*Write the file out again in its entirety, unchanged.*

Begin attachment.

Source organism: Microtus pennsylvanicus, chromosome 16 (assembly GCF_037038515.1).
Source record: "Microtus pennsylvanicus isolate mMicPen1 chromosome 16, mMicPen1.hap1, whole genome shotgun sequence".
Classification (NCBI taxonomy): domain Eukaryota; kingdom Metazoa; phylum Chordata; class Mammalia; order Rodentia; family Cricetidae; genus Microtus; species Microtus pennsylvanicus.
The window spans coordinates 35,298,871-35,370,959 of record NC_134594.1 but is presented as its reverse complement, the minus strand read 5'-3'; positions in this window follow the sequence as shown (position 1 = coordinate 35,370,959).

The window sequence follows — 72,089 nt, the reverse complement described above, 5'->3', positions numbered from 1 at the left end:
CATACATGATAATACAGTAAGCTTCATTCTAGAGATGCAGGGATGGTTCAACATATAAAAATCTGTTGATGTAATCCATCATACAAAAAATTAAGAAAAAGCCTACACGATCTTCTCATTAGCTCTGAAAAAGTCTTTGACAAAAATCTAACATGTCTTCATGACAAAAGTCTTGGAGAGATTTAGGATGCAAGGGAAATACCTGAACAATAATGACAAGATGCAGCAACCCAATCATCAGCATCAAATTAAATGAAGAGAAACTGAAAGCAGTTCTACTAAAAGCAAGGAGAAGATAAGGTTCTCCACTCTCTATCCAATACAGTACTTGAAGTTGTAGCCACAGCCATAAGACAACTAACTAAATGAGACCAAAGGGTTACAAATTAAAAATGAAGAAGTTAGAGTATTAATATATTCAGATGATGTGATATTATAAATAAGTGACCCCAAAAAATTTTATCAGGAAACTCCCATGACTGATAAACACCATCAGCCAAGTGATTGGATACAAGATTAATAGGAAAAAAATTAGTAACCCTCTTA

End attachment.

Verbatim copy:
Source organism: Microtus pennsylvanicus, chromosome 16 (assembly GCF_037038515.1).
Source record: "Microtus pennsylvanicus isolate mMicPen1 chromosome 16, mMicPen1.hap1, whole genome shotgun sequence".
Classification (NCBI taxonomy): domain Eukaryota; kingdom Metazoa; phylum Chordata; class Mammalia; order Rodentia; family Cricetidae; genus Microtus; species Microtus pennsylvanicus.
The window spans coordinates 35,298,871-35,370,959 of record NC_134594.1 but is presented as its reverse complement, the minus strand read 5'-3'; positions in this window follow the sequence as shown (position 1 = coordinate 35,370,959).

The window sequence follows — 72,089 nt, the reverse complement described above, 5'->3', positions numbered from 1 at the left end:
CATACATGATAATACAGTAAGCTTCATTCTAGAGATGCAGGGATGGTTCAACATATAAAAATCTGTTGATGTAATCCATCATACAAAAAATTAAGAAAAAGCCTACACGATCTTCTCATTAGCTCTGAAAAAGTCTTTGACAAAAATCTAACATGTCTTCATGACAAAAGTCTTGGAGAGATTTAGGATGCAAGGGAAATACCTGAACAATAATGACAAGATGCAGCAACCCAATCATCAGCATCAAATTAAATGAAGAGAAACTGAAAGCAGTTCTACTAAAAGCAAGGAGAAGATAAGGTTCTCCACTCTCTATCCAATACAGTACTTGAAGTTGTAGCCACAGCCATAAGACAACTAACTAAATGAGACCAAAGGGTTACAAATTAAAAATGAAGAAGTTAGAGTATTAATATATTCAGATGATGTGATATTATAAATAAGTGACCCCAAAAAATTTTATCAGGAAACTCCCATGACTGATAAACACCATCAGCCAAGTGATTGGATACAAGATTAATAGGAAAAAAATTAGTAACCCTCTTA